I’ve reviewed board games often enough, but have never reviewed a book before, so this is my first try. The book is Amulet of Samarkand by Jonathan Stroud. I think I’ll try it in a format that I’ve used before in reviewing games, which is the “5 Things I like about…(You might too!)” format™. That’s right, I just trademarked my format.
Quick Overview: The book is essentially about two characters. One is a young boy named Nathaniel who learns he is to be trained as a wizard and the other is a djinn named Bartimaues who is a servant to Nathaniel. They are located in London during modern times, though unspecified times, where wizards are the ones that rule the government by employing various imps, djinni, afrits, and other spiritual beings to do their tasks.
1. Humor is a good thing. At least I think so. There are very few books I’ve ever laughed out loud on. Off the top of my head, I’d say that some of the Percy Jackson books made me laugh out loud, but that is about it. In the Amulet of Samarkand, henceforth referred to as AoS, I did though. What made it funny is the footnotes. For example when Bartimaues gets called as bad as a human, there is a footnote down below that simply says, “Ouch”. I found that very funny! Maybe you all won’t, but I like that the book doesn’t take itself too seriously.
2. The writing style was different than I’ve been used to seeing. As I’ve said, the story follows to main characters and makes it very easy to distinguish between the two by how the writing is done. All of Nathaniel’s side of the story is written in third person about him, while Bartimaues’ side of the story is in first person by Bartimaues. This allows for quick recognition of how is talking and makes for a different perspective of essentially the same events.
3. I love the footnotes in the book. They explain all kinds of things, can be humorous, and really make the book for me. What is the best part about them is the way they allow the reader to read the story that is currently happening without needing a big long background story. However, if you want that background story (I’m all about background stories) you can get them. So the footnotes, just like in non-fiction books, fill in the cracks of the story.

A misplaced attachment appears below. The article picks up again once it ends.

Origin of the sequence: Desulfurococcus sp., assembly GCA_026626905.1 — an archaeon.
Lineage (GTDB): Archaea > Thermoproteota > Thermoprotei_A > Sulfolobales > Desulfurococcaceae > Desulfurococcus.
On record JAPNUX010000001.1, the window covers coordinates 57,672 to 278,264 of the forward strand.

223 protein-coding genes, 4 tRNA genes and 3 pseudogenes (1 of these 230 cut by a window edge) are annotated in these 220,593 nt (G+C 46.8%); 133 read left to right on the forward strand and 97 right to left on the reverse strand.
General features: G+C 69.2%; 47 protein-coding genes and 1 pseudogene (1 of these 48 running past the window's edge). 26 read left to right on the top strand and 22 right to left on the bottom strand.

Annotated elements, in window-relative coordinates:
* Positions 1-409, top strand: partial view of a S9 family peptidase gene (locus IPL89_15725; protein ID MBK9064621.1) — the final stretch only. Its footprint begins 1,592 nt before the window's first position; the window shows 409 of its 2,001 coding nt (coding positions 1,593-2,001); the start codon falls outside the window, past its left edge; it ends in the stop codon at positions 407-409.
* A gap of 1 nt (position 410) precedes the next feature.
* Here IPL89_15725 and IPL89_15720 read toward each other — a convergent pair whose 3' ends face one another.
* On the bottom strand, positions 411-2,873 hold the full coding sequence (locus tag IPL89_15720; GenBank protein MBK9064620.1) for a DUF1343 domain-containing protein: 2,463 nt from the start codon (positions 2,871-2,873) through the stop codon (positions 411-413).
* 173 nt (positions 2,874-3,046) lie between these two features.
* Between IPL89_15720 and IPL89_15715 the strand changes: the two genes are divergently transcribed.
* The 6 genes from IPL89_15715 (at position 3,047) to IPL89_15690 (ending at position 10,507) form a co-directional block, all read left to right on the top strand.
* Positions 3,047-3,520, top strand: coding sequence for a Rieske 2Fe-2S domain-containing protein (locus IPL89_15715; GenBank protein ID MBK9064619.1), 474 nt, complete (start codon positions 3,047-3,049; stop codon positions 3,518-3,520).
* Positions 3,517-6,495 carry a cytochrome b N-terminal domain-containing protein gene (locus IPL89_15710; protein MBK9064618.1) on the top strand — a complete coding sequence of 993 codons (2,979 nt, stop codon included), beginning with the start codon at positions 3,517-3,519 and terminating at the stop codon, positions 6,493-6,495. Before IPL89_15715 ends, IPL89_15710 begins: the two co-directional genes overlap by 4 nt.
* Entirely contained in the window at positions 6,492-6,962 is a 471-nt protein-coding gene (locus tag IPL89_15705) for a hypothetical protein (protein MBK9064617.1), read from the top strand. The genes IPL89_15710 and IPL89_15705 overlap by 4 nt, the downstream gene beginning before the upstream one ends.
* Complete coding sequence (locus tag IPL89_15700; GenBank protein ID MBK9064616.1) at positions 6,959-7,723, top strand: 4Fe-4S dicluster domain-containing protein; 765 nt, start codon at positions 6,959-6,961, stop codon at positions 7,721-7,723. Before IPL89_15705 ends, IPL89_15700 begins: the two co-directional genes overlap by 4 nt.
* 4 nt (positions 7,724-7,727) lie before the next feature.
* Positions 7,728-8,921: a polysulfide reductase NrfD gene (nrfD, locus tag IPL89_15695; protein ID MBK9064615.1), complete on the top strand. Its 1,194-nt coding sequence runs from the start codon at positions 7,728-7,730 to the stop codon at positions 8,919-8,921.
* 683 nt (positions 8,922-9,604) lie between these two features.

4. I like the story. I have always liked these type of stories. You know what story I’m talking about the young apprentice finding out he is a great warrior/wizard/dragon rider/jedi and discovering all the new world that opens up to him. Seeing the good and the bad in the world and deciding where to land and how to fight for what he believes in. So if you’ve read/watched and enjoyed the Percy Jackson series, the Inheritance Cycle (where is book 4 at Paolani?!), Harry Potter, Star Wars, Ender’s Game, even Lord of the Rings in a way with Frodo, then you probably would enjoy AoS.
5. It is book one in a series! I love reading series of books. I’m not talking about dozens of books in the same series (I’m lookin’ at you Sharpe’s Series by Bernard Cornwell), but three or four or five books is great. The AoS is just the first book in a series about this young wizard named Nathaniel and the quick-witted djinn called Bartimaues. So if you are looking for a good series to get started in, from my experience with the first book, I suggest you get involved in this one. The overall series is called The Bartimaues Trilogy.